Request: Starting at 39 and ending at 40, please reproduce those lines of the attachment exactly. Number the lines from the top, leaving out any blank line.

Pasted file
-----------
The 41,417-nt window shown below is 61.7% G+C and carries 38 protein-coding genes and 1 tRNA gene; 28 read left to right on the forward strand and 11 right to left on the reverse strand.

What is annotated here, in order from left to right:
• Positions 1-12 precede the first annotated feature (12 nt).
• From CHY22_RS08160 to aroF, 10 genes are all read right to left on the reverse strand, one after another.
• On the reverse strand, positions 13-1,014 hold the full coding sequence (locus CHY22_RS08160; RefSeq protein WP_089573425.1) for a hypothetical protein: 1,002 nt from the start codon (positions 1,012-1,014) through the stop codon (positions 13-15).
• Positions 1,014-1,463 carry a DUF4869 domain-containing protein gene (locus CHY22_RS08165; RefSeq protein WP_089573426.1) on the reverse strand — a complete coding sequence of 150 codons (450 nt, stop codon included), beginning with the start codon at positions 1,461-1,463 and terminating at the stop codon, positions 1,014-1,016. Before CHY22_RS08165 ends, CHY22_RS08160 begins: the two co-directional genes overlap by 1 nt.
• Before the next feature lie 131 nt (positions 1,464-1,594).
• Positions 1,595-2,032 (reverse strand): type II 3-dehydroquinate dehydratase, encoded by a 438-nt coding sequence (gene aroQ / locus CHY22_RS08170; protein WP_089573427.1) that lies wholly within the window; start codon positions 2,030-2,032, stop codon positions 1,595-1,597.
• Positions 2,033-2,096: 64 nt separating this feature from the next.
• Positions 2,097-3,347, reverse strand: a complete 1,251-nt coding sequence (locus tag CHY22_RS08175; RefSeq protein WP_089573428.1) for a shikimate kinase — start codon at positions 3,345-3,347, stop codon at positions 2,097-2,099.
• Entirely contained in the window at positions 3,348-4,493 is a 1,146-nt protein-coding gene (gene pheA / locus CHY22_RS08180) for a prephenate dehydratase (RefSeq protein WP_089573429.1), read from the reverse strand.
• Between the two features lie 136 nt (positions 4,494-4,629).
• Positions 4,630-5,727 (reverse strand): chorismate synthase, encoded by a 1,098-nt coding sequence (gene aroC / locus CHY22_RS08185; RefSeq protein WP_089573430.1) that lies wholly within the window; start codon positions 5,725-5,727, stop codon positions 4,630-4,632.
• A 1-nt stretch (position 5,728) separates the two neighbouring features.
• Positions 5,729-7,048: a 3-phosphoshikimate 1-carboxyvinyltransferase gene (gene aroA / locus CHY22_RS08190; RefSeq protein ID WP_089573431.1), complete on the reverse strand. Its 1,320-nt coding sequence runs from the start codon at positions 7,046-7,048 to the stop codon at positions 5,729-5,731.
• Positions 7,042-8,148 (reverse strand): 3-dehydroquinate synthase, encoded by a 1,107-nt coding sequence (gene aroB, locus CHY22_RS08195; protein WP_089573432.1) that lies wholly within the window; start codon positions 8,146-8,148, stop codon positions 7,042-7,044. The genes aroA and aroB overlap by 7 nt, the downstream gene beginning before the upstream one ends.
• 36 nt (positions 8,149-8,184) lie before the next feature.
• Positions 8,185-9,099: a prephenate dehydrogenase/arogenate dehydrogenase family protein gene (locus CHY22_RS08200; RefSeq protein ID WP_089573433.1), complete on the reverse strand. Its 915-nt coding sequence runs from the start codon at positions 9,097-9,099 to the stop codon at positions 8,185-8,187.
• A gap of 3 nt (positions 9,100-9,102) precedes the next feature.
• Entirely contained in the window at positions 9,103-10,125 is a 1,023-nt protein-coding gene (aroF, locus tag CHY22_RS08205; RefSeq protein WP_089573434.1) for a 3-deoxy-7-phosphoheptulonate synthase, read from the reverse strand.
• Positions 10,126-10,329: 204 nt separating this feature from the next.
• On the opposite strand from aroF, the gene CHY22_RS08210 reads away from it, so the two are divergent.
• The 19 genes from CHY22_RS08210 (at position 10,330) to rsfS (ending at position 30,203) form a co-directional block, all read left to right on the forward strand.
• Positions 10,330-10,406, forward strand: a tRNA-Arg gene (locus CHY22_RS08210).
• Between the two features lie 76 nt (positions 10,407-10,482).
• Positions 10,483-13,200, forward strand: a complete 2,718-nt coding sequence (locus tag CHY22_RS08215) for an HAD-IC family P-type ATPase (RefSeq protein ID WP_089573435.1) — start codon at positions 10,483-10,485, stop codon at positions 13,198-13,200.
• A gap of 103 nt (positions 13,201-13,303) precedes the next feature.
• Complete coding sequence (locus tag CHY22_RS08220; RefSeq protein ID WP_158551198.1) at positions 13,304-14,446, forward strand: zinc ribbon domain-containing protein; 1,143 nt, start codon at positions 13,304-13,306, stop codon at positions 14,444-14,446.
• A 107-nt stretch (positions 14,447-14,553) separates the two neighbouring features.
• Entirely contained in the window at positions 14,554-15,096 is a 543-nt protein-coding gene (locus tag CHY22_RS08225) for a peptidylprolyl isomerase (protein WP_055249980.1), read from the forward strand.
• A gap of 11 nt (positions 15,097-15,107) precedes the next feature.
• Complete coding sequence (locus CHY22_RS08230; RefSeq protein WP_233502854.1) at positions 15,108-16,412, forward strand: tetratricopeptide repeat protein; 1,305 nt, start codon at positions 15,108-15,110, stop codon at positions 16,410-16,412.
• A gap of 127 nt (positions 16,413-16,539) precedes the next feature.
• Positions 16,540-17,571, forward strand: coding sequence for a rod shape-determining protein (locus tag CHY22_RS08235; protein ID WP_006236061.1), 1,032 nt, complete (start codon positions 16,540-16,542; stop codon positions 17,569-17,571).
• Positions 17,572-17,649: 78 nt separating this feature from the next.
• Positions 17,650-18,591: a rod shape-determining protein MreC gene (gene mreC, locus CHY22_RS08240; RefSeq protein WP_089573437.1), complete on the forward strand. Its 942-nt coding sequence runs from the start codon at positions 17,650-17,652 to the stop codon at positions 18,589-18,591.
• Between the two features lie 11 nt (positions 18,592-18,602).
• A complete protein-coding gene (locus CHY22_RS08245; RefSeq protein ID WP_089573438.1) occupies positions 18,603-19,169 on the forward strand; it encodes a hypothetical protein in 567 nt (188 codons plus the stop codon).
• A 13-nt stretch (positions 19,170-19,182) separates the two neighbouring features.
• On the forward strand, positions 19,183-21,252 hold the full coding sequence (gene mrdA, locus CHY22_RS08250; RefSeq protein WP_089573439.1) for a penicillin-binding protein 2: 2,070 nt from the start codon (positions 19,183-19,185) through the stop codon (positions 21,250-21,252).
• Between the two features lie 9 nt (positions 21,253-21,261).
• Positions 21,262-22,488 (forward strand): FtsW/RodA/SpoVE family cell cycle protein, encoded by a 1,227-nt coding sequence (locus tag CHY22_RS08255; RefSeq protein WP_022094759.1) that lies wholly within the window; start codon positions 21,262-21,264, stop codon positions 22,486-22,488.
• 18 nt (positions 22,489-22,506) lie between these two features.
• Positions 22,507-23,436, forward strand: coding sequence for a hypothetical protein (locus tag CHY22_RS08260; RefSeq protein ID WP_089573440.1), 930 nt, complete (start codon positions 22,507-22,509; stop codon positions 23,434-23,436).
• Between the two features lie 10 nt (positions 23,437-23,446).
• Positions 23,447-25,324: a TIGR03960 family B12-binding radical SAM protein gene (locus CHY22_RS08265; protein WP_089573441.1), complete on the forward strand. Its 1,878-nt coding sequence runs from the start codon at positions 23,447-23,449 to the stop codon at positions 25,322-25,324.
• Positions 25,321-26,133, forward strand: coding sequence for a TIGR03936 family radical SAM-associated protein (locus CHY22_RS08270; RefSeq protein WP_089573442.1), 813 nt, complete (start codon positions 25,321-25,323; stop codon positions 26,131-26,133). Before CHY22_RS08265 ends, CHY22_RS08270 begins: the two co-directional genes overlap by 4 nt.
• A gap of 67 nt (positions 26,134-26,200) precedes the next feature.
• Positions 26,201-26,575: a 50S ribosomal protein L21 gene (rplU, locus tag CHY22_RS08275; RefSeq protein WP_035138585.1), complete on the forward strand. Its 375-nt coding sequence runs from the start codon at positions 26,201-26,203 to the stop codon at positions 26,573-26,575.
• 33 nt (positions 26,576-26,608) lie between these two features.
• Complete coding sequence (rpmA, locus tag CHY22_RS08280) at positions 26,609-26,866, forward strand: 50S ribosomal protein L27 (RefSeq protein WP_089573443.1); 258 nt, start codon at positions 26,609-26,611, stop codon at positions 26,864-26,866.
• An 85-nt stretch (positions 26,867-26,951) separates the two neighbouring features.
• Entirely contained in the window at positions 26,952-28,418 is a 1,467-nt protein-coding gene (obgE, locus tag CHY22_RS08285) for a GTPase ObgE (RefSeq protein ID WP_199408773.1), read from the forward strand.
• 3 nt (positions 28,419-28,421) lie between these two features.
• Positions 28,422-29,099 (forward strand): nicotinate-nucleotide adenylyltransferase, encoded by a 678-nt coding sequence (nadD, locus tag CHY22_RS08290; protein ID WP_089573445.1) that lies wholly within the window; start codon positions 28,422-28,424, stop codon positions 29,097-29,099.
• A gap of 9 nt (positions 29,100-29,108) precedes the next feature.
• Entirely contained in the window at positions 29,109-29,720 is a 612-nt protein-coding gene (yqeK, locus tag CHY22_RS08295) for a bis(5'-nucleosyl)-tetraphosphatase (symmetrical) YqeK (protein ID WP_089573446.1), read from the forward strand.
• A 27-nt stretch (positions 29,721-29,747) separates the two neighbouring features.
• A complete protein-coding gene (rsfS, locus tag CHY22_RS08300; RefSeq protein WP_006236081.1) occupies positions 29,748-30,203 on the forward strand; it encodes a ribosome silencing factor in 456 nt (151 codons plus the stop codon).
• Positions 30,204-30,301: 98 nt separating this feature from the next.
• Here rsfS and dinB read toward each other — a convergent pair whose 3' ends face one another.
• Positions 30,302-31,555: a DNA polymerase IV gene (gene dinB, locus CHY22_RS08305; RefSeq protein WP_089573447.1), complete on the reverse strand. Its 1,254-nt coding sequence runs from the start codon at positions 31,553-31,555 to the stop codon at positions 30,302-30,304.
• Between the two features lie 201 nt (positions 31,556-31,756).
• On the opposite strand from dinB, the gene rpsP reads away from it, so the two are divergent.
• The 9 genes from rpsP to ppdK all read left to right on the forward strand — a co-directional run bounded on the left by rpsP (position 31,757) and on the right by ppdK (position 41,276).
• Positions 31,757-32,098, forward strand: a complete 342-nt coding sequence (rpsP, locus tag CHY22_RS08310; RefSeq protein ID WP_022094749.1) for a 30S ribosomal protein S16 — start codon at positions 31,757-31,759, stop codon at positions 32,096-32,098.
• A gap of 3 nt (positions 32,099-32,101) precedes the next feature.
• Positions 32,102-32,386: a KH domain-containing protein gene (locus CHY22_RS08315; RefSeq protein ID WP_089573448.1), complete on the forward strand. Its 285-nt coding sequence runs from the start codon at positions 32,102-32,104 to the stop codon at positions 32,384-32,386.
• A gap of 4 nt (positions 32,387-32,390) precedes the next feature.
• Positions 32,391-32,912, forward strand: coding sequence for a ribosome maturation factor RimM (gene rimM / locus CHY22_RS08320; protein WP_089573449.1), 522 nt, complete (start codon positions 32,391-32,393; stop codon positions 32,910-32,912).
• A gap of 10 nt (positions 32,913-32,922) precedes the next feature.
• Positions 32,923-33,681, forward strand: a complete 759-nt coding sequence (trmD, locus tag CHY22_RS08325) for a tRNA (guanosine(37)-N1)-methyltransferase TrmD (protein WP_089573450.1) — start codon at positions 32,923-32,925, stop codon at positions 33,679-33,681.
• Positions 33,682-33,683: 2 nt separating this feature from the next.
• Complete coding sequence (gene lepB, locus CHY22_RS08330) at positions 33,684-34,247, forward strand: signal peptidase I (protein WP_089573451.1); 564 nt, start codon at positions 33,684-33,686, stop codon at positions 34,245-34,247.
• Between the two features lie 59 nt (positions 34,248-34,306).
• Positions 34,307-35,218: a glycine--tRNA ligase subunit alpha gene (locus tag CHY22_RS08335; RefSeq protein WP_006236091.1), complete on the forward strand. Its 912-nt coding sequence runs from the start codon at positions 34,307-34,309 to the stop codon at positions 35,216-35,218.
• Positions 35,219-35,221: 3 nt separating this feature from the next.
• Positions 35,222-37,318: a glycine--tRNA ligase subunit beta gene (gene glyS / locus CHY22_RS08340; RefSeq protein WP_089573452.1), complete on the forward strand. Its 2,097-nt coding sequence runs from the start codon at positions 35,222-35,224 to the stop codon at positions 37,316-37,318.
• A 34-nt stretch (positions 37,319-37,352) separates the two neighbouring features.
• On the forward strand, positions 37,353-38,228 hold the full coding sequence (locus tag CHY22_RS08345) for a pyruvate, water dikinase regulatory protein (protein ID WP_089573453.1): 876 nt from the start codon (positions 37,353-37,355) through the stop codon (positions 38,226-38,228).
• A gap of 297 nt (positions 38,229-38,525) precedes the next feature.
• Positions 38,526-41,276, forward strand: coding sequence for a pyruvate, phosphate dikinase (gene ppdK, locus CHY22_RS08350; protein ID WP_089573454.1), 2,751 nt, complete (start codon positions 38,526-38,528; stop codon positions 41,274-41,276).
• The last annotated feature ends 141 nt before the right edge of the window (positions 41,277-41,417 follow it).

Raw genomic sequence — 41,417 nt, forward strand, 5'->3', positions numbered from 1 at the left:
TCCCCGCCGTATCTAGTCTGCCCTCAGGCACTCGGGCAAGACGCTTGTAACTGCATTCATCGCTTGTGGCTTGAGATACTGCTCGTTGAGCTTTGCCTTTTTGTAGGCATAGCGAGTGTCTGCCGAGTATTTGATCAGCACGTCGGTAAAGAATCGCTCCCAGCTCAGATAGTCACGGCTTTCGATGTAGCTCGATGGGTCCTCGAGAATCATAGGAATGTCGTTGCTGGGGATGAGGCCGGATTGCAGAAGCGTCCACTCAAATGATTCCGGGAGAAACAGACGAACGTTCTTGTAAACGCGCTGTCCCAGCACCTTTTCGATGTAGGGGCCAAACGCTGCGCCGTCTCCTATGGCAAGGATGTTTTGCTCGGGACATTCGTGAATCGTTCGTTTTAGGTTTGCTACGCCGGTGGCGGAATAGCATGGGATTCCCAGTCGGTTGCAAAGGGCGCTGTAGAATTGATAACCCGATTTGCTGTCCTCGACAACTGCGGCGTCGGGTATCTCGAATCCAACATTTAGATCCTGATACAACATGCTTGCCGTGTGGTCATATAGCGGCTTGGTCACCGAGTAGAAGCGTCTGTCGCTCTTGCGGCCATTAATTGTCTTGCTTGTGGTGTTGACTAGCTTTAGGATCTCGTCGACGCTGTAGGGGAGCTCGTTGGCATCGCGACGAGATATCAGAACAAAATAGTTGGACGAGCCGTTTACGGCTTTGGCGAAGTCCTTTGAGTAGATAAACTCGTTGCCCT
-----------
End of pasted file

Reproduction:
• A 13-nt stretch (positions 19,170-19,182) separates the two neighbouring features.
• On the forward strand, positions 19,183-21,252 hold the full coding sequence (gene mrdA, locus CHY22_RS08250; RefSeq protein WP_089573439.1) for a penicillin-binding protein 2: 2,070 nt from the start codon (positions 19,183-19,185) through the stop codon (positions 21,250-21,252).